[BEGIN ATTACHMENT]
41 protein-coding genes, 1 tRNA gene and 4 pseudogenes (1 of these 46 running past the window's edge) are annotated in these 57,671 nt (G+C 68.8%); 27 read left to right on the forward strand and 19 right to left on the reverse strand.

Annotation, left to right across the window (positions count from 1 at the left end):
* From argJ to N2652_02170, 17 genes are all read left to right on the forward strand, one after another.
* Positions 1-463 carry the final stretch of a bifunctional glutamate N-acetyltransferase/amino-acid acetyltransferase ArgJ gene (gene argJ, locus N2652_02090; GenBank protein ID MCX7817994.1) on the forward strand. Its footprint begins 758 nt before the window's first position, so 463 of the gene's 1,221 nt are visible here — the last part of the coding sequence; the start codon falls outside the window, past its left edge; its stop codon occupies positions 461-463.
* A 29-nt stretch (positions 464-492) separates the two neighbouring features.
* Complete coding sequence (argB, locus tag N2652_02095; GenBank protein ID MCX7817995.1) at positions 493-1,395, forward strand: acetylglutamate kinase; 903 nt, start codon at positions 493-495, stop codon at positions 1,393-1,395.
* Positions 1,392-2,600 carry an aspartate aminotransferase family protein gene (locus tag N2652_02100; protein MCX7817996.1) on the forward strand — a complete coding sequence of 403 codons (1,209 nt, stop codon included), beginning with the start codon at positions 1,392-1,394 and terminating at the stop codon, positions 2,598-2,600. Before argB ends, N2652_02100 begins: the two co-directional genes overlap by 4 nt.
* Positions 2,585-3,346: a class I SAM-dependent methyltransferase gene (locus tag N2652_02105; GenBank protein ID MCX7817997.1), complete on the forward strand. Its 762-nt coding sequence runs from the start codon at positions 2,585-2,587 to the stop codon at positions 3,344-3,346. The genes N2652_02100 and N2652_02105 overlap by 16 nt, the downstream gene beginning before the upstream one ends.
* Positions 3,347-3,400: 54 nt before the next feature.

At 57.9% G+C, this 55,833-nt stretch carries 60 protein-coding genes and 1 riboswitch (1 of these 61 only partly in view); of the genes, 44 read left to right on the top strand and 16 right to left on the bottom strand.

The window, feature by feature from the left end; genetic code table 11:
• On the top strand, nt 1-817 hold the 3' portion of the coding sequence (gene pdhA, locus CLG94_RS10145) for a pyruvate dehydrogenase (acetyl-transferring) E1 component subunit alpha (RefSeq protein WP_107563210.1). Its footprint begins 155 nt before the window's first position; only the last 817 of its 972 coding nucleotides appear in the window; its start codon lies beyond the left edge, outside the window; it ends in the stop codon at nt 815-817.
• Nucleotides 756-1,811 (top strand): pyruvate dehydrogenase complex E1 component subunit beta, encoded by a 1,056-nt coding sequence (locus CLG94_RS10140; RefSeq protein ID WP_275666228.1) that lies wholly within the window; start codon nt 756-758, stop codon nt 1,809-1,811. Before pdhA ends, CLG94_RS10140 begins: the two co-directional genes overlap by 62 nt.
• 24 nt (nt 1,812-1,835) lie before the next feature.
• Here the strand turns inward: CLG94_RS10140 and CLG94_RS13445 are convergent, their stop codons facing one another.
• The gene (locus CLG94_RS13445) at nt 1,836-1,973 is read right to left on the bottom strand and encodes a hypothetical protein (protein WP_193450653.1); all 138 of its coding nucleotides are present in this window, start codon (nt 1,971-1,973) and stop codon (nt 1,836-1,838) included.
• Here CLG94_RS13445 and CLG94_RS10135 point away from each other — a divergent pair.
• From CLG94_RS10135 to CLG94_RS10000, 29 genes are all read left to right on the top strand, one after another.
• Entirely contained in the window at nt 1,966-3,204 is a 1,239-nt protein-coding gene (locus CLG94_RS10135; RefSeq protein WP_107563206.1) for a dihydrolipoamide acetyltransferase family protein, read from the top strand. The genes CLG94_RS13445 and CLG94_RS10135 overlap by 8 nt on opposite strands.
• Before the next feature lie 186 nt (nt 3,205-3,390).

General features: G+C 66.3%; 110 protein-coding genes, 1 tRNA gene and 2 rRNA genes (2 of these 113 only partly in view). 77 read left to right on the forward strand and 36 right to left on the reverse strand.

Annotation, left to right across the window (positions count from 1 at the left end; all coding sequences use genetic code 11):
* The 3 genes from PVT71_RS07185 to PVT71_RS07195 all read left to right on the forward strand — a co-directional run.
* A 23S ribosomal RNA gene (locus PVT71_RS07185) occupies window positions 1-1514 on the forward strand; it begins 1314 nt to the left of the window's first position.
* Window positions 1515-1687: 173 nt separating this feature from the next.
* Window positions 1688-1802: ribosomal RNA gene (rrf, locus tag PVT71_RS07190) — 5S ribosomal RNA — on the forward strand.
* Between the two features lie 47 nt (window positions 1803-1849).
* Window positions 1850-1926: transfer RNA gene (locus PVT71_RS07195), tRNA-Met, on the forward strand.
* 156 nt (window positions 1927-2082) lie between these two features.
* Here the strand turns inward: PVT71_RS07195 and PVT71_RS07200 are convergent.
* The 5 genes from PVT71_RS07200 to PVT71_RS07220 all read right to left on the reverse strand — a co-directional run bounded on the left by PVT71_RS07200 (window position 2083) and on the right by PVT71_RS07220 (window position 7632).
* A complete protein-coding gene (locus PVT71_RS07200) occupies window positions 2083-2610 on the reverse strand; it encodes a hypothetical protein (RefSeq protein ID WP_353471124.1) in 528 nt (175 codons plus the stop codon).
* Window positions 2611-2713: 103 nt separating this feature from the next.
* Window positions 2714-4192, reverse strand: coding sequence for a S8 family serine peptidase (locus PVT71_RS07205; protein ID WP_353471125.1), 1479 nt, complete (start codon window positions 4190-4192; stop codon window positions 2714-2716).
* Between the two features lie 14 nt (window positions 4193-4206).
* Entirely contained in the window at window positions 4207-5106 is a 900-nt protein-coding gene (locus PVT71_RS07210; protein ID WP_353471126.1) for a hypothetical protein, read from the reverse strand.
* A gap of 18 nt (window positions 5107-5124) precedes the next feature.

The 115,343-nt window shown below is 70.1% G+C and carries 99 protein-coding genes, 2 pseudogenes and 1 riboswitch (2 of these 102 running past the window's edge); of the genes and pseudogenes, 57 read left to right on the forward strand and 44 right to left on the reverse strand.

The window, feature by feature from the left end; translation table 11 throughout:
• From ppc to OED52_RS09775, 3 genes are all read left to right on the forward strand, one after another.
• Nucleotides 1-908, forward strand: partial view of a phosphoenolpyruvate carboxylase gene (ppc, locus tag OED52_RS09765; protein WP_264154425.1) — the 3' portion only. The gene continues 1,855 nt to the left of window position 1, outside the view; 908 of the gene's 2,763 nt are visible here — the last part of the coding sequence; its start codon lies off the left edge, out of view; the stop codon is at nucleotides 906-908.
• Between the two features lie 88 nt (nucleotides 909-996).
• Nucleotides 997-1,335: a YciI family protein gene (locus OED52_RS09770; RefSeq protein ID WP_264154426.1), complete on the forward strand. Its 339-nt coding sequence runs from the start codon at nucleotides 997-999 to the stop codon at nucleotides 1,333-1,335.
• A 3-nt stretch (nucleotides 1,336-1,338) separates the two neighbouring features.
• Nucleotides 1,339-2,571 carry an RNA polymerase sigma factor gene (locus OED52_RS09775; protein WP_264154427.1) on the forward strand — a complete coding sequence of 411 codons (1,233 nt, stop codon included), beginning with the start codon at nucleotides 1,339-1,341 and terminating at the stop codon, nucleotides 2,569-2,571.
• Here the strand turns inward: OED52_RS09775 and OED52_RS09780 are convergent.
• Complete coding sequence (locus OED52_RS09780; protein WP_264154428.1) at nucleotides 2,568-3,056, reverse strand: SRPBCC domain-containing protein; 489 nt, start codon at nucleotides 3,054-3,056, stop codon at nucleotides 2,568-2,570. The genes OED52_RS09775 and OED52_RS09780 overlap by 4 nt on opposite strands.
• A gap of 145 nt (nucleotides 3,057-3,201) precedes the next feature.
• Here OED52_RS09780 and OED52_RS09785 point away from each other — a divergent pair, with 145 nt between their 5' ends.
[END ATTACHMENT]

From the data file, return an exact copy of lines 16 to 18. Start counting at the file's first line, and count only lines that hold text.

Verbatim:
• The gene (locus CLG94_RS13445) at nt 1,836-1,973 is read right to left on the bottom strand and encodes a hypothetical protein (protein WP_193450653.1); all 138 of its coding nucleotides are present in this window, start codon (nt 1,971-1,973) and stop codon (nt 1,836-1,838) included.
• Here CLG94_RS13445 and CLG94_RS10135 point away from each other — a divergent pair.
• From CLG94_RS10135 to CLG94_RS10000, 29 genes are all read left to right on the top strand, one after another.